Seven Top Secrets for Adult ADHD: Boost Your Mood
Strategies from positive psychology research.
Posted Aug 20, 2019
Adults with ADHD are more prone to anxiety, depression, and other psychological challenges. There are many theories why this is the case, including overlapping biological causes as well as the psychological challenges of ADHD throughout the lifespan.
Fortunately, there is significant research from a field of science pioneered by Dr. Martin Seligman called Positive Psychology, the study of strategies that enable individuals and communities to thrive. Positive Psychology offers useful tips for adults with ADHD as well. I would like to share with you seven strategies from Positive Psychology that you may find helpful.
I recommend keeping a curious attitude since it may be difficult to believe that these strategies may be of benefit. The research also shows that different tips benefit people more or less depending on the fit with the person. Thus, experiment with different strategies, perhaps starting with the ones that seem to resonate most with you.
1. Express Gratitude
The research shows that people who practice gratitude have a greater sense of well-being, a better mood, and less anxiety.
There are many ways to practice gratitude. One strategy is to keep a gratitude journal once a week, writing five things for which you are grateful and the reason why.
Another technique is to write a thank-you note to someone who has helped you in some way and to send it.
2. Focus on Your Strengths
In school and at our job, we are often encouraged to work on our challenges; however, the research shows that focusing on our strengths can improve our productivity and sense of well-being. A study conducted by Michelle McQuaid discovered that 70 percent of professionals who use their strengths are more engaged at work.
You may be aware of many of your strengths and yet may not appreciate others. One resource to help discover your hidden strengths is the VIA Survey.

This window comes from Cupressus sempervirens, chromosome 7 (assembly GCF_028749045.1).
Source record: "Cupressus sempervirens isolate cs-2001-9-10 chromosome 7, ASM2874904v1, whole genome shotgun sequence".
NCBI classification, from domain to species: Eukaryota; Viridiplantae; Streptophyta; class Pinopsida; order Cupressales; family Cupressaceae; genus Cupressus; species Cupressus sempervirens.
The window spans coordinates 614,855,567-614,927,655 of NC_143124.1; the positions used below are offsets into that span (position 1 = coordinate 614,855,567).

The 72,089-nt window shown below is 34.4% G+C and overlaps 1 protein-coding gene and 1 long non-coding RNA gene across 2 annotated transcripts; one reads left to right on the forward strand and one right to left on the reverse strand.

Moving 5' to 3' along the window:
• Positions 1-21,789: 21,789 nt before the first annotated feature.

3. Imagine Your Best Possible Self
Professor Laura King at the University of Missouri-Columbia has performed extensive research demonstrating that imagining and writing about what your ideal life will look like in the future can have a significant impact on your mood. Besides, it can help you think and be more aware of your ideas and goals, clarify your thoughts, prioritize what’s important to you, increase a sense of capacity and control, feel more hopeful about the future, enhance motivation, and create a strategy or path to move forward.
In the study, participants experienced a boost in their mood that lasted for weeks and even had fewer physical symptoms for several months.
4. Practice Kindness
Practicing acts of kindness has been shown to boost our mood. One theory of why this is a mood booster is that it puts the focus more on others and less on ourselves. Also, it can lead to a greater sense of connection and community, which has long been known to boost mood and resilience.
There are many ways to practice kindness. Acts of kindness can include making a donation, saying hello to a stranger, or buying a gift for a friend. The act can be something small or large. We all do acts of kindness at work and with our family and friends. So, for the maximum benefit, it is important to do something different, something above and beyond your normal acts.